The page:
Have a structure – children find security in familiarity whether it be a daily routine or a storytelling.  If you are running regular sessions a format will help your group become more comfortable and more willing participants.  When I run a session as a one off I’ll explain the rules of the session before I start in order to hype them up and manage expectations; so sometimes when I do global tale sessions the children get to vote on the stories they’ll hear or if I want volunteers they’ll understand how they are going to be selected.

Use music and song – consider enhancing your set with sound.  If you can, find ways of getting the children involved in creating the sound (maybe a sing-a-long).  I don’t play any instrument to a particular standard but will incorporate recorded music, live sound effects and singing where it’s appropriate.  Sometimes creating a sound effect can be just as intriguing for an audience the story!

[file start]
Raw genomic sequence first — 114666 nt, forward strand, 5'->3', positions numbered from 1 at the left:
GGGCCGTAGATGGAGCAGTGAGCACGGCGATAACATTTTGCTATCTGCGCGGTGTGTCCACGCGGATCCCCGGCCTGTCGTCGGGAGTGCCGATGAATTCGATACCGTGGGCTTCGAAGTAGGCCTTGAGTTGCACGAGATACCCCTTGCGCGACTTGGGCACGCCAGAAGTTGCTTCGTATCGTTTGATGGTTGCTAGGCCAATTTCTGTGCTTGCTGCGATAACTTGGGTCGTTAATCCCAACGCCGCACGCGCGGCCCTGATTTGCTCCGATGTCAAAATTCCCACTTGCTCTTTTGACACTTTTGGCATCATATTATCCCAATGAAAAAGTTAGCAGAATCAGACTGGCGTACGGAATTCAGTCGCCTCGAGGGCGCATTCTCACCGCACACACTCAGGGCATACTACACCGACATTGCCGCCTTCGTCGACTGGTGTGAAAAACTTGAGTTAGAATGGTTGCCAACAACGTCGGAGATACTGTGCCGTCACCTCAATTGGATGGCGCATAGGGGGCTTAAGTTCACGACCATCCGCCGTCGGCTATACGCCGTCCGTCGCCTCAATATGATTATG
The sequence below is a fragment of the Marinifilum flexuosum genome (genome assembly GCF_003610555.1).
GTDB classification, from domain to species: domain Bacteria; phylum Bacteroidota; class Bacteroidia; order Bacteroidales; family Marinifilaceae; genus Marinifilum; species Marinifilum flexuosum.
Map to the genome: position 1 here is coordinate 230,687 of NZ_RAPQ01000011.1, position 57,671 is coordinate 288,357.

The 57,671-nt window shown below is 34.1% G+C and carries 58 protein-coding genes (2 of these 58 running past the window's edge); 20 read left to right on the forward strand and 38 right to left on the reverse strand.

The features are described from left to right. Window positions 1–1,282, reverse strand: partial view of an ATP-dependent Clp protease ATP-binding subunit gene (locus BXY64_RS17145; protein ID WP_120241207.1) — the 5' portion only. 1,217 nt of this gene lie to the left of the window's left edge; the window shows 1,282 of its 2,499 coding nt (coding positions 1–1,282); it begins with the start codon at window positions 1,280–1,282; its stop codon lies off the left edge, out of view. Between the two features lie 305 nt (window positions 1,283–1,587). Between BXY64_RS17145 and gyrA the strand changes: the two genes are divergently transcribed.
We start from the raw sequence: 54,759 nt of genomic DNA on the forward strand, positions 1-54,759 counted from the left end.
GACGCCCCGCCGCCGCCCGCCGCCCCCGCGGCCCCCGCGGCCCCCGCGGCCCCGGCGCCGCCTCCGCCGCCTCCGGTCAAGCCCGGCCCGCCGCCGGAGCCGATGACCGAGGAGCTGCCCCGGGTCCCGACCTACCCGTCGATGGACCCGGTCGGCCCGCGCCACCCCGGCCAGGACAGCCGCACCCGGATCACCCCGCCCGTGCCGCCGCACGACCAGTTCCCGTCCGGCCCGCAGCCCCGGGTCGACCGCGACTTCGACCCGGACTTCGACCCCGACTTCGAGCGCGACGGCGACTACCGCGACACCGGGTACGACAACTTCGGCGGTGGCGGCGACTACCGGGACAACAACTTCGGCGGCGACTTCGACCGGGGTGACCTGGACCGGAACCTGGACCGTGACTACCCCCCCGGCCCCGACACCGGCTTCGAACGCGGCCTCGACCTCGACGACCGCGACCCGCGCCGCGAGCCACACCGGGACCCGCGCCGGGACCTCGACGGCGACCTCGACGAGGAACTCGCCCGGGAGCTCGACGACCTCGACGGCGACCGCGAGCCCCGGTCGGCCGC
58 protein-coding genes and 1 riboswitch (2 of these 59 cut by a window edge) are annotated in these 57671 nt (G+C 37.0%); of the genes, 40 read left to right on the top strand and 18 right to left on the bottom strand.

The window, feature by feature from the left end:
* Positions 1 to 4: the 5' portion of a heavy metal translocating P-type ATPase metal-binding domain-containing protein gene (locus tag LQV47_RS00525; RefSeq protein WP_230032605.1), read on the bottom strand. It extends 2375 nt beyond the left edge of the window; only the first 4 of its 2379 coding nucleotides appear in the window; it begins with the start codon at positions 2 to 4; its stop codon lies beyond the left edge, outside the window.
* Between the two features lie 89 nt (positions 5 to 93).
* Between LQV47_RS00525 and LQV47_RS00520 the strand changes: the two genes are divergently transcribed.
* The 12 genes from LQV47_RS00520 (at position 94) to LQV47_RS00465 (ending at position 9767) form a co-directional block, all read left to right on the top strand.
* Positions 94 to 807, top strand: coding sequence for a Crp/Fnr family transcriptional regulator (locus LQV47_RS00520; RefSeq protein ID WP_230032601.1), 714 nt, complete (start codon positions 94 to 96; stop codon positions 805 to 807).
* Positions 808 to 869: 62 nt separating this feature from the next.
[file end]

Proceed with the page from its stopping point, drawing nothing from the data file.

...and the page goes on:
Consider your content – I do a lot of work for 6+ year olds.  Stories like Dennis and the Chamber of Mischief or The Hundred Mile an Hour Dog invariably include a lot of participation and a water pistol (see above).  My sessions for under-fives are much more gentle.

Get on with and enrapture your audience – in every storytelling session rapport and communion with the audience is crucial.  If you can create a lively positive environment then hopefully everybody will have a good time!  It’s easier to work with a crowd than against them.

Undoubtedly Justin Fletcher is an excellent professional who has developed very strong formats and material and clearly understands how to entertain children.  You can argue the rights and wrongs of watching television but it’d be an error to write children’s television off for it’s content and delivery – these are well made, clever productions that anybody who might like to work with children can learn from watching.  Besides if Iggle Piggle and Justin Fletcher offer Verity some light hearted fun and it makes her happy then that makes me happy too.